Emily Bazelon is a staff writer for the New York Times Sunday Magazine, but she was lead author of the earth-shattering story that Brett Kavanaugh apparently threw ice during an altercation at a bar in New Haven, Conn. in 1985. The online headline that appeared Monday evening was explicit: “Kavanaugh Was Questioned by Police After Bar Fight in 1985.” Bazelon is also a fellow at Yale Law School, Kavanaugh’s alma mater, and upon his nomination she made clear her contempt. So why is Bazelon reporting on this "story"?



The front page of Thursday’s New York Times featured more sliming of youthful Kavanaugh as a drunk in “An Emerging Portrait of a Student ‘Frequently Unusually Drunk.’” The text box: “Ex-Classmates of Judge Recall Hard Partying.” The jump-page headline snuck in a slimy adjective: “Worrisome Portrait Emerges of a Student ‘Frequently Unusually Drunk.” Thursday’s front page also featured the headline “Kavanaugh in Jeopardy As Accusations Multiply Before Senate Face-Off." The paper's focus has certainly shifted rather far afield from the unsubstantiated charges of sexual assault leveled by Christine Blasey Ford.



The front page of Wednesday’s New York Times swallowed whole Democratic talking points in the fast-moving barrage of allegations against Supreme Court nominee Brett Kavanaugh. The paper is moving on from the original accusation of sexual assault by Christine Blasey Ford and is now moving on to paranoid guilt by association, having fully embraced the shoddy New Yorker story regarding his latest accuser, Deborah Ramirez:  “Outsider Faced Culture of Privilege and Alcohol" failed to question Ramirez’s vague accusations.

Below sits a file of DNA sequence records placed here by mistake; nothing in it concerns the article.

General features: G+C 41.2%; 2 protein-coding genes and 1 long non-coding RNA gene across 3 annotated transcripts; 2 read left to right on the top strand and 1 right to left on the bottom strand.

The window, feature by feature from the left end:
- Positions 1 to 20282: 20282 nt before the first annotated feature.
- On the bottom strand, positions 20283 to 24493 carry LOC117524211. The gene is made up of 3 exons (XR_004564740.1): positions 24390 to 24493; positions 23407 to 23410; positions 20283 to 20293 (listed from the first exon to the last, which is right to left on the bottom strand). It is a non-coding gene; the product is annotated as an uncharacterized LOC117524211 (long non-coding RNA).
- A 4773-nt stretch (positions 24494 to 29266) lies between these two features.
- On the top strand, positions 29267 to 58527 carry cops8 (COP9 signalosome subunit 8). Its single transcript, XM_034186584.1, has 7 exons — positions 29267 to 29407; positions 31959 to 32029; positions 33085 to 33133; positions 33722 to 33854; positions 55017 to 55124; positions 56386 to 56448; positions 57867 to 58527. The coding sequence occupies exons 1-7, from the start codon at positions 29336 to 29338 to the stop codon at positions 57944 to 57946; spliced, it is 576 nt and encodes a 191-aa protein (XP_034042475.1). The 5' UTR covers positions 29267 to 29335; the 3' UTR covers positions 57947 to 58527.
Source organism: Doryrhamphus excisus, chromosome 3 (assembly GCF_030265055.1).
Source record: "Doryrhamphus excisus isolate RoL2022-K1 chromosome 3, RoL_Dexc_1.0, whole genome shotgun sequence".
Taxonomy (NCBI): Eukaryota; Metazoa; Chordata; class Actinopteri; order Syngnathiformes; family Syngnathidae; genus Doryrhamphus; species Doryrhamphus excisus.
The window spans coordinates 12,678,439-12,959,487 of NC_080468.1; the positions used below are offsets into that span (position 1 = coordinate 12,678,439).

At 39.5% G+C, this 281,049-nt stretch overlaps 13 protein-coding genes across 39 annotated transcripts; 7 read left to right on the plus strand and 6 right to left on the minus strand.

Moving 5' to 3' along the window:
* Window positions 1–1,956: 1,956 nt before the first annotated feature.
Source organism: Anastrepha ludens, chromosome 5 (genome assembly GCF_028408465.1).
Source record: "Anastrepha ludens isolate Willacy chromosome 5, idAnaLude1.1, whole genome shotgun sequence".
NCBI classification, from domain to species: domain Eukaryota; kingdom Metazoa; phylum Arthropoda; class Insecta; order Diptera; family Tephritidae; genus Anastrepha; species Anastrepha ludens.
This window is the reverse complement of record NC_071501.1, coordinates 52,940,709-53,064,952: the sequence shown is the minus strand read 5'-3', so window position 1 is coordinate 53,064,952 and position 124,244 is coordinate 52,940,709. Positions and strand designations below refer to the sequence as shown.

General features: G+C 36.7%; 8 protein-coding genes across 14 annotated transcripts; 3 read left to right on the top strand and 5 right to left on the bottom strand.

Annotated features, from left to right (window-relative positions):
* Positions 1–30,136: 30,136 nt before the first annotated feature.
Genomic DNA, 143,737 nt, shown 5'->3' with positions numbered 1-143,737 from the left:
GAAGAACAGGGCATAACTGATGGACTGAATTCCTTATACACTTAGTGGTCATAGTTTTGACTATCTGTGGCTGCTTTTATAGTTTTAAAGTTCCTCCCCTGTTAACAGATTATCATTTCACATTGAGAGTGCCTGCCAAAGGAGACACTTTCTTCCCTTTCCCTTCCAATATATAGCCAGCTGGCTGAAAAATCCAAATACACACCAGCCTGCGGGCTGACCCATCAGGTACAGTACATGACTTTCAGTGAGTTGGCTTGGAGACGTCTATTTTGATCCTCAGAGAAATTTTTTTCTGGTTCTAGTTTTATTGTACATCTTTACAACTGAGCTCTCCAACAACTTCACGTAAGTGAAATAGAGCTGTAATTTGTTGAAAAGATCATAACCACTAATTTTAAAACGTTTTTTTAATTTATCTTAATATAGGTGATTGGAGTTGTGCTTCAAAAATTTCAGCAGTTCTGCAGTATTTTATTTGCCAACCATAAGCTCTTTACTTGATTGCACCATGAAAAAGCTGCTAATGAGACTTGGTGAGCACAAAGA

The New York Times is trying its best to find dirt on President Trump’s Supreme Court nominee Brett Kavanaugh, filing an odd public information request with his wife’s employer. And in 2005 they tried to access sealed private records involving then-Bush-nominee John Roberts. Even the paper's commenters weren't convinced of the paper's fairness and balance, wondering where that investigative zeal was when it came to Democratic Supreme Court nominees..



About a month ago, I joked in a column published elsewhere that the reason a certain New York Times column didn't resonate with anyone is because no one pays attention to the Old Gray Lady any more.

Unfortunately, that's not true. But the fact that almost no other establishment press outlet has mentioned the paper's disclosure late Wednesday (appearing in Thursday's print edition) that former MF Global CEO Jon Corzine and others at the bankrupt firm likely won't face criminal prosecution in the firm's crack-up, which featured raiding individual customers' accounts to the tune of $1.6 billion, seems to indicate that the Times has become a favored holding cell for stories detrimental to Democrats which will otherwise be ignored. Oh, and contrary to the belief expressed in a very long Vanity Fair item in February, when Corzine was seen to be in "a scandal he can’t survive," and that "his career is likely finished," the man is seriously considering starting up a new hedge fund.



Has the New York Times Business section gone soft on former New Jersey Democratic Gov. Jon Corzine, now under the scandal spotlight for his service as chief executive of the failed financial services firm MF Global?

Saturday's Business Day story by Azam Ahmed and Ben Protess buried intriguing details that reflect suspiciously on Corzine under the bland headline, "Congressional Memo Sheds New Light on MF Global." The paper didn't even identify the scandal-plagued former governor as a Democrat.